How to Figure Out a Song’s Mode to Play the Guitar

How do you know which mode to play the guitar in? Here’s where things get tricky. Although the major scale has multiple modes, musicians generally think of and notate music as being in only the relative major and relative minor, even when another mode is being used.

So songs in the major modes (Ionian, Lydian, and Mixolydian) are all treated as if they were plain major, or in Ionian mode, while songs in the minor modes (Dorian, Phrygian, and Aeolian) are all treated as if they were natural minor, or in Aeolian mode.

Music publishers generally disregard the mode and write everything as if it were in a plain major or natural minor key, going off of the tonic chord. For example, if a piece of music centers on a G chord, it’s notated with a key signature reflecting the G major scale even if it’s really G Lydian or G Mixolydian.

Likewise, if a piece of music centers on an Em chord, it’s notated with a key signature reflecting E natural minor even if it’s really E Dorian or E Phrygian. Then any necessary accidentals (sharps, flats, or natural signs) are used for notes that fall outside of the key signature.

As a result, you receive no initial instruction that the music you’re reading is based in a scale other than the scale reflected in the key signature. This isn’t a problem for sight-readers; they’re used to playing everything off the page anyway, accidentals and all.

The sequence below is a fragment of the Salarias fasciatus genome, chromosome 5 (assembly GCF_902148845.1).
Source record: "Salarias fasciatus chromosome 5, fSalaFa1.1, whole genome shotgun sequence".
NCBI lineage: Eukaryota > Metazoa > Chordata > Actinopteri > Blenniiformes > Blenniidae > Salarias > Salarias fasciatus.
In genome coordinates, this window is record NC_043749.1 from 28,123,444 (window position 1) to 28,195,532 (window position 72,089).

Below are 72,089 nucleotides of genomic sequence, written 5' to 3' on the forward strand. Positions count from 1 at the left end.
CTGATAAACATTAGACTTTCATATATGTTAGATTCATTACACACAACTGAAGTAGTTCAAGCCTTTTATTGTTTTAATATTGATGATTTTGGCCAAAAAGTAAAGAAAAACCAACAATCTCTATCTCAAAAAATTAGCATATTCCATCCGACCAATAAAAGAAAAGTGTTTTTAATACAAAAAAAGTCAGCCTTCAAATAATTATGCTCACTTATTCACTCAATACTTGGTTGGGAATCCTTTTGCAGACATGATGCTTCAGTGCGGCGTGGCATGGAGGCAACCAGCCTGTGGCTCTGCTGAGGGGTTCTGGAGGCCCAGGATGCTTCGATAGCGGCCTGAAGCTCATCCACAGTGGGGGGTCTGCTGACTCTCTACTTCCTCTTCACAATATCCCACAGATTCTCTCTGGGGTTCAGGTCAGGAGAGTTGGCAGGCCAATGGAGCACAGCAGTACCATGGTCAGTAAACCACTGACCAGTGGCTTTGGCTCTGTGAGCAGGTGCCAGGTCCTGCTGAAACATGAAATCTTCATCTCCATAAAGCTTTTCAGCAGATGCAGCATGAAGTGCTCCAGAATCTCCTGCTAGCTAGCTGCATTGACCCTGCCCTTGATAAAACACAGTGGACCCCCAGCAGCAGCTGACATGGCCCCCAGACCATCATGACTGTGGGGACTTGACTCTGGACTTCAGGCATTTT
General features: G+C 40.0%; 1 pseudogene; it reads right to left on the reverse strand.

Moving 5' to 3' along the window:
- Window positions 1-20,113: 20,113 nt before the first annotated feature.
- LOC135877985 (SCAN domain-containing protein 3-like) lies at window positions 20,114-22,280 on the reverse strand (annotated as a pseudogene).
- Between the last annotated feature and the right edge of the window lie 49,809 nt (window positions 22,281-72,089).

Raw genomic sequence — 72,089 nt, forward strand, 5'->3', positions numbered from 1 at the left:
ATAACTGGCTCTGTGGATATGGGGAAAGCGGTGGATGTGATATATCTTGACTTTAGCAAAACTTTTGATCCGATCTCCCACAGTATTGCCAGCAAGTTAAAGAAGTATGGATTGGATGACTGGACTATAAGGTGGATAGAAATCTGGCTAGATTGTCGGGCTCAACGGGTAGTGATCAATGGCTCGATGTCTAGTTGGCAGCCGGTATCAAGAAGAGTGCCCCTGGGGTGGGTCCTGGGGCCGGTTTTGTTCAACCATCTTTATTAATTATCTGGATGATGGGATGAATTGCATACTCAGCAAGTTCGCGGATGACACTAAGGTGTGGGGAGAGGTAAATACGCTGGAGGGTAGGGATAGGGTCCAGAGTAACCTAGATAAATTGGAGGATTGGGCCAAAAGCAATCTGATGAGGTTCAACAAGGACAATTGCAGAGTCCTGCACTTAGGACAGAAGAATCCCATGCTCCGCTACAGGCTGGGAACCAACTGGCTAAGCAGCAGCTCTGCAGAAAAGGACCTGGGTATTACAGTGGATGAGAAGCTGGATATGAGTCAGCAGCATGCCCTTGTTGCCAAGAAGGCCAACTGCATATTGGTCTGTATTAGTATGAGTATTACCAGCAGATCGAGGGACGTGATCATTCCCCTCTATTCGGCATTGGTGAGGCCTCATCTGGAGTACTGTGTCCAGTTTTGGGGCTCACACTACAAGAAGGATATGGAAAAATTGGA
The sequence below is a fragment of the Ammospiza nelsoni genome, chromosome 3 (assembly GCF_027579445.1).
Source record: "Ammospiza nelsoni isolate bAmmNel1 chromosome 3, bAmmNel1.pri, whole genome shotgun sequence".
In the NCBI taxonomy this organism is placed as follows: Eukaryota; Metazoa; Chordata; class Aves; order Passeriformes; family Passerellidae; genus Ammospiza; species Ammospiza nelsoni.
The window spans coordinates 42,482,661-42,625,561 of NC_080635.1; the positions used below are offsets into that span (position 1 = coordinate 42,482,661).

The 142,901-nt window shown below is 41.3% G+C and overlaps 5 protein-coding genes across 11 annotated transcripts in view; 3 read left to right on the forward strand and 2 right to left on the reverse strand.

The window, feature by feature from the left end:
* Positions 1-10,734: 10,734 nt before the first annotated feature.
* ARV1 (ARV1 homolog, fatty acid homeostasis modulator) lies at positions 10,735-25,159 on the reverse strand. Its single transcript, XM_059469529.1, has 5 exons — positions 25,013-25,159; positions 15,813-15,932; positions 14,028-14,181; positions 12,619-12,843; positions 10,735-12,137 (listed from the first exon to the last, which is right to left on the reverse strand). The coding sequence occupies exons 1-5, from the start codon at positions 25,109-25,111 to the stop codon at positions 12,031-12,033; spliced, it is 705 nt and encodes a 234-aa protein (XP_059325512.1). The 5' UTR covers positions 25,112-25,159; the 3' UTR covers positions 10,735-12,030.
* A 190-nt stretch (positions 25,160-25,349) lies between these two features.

But if you want to know how a piece of music was composed or if you plan to improvise a guitar solo, you need to understand the real parent major scale being used.

Take the song “Seven Bridges Road” by the Eagles, for example. The primary chord progression is in D Mixolydian mode. The notes and chords are from the G major scale (G-A-B-C-D-E-F♯), and the 5th scale degree, D, functions as the tonic. Because the tonic chord is D, music publishers notate the song as if it were in a plain D major key signature, which includes two sharps, F♯ and C♯.

Then every time a C-natural note occurs in the music, both in the melody and in the chords, they specially mark it with a natural sign (♮) to cue you not to use the C♯ note reflected in the key signature.

[Credit: Illustration courtesy of Desi Serna]
Credit: Illustration courtesy of Desi Serna

If this were written with a key signature for G major, you wouldn’t need any accidentals. But, alas, things are never that easy.

Publishers often use this technique when a piece of music is in Lydian; they write it as if it were plain major and rely on accidentals to make any necessary changes. For example, C Lydian, which is drawn from the G major scale, is written with a key signature of C, implying the plain C major scale. Then a sharp sign appears each time an F♯ occurs throughout the music.

The same thing happens in minor keys, too. Take, for example, “Oye Como Va” by Santana. This song centers on an Am chord and is said to be in the key of A minor. However, saying A minor implies A natural minor, the relative minor of C major. That’s incorrect.

A natural minor features an F-natural and produces a Dm chord. But this song features F♯s and D major chords. The parent major scale is really G major. Nevertheless, you usually see this song marked with a key signature of A minor with sharp signs next to all the F notes used in the score.

If this were written with a key signature for G major, you wouldn’t need any accidentals. You can expect to see the same technique used with Phrygian; it’s notated as natural minor and then corrected with accidentals.

[Credit: Illustration courtesy of Desi Serna]
Credit: Illustration courtesy of Desi Serna
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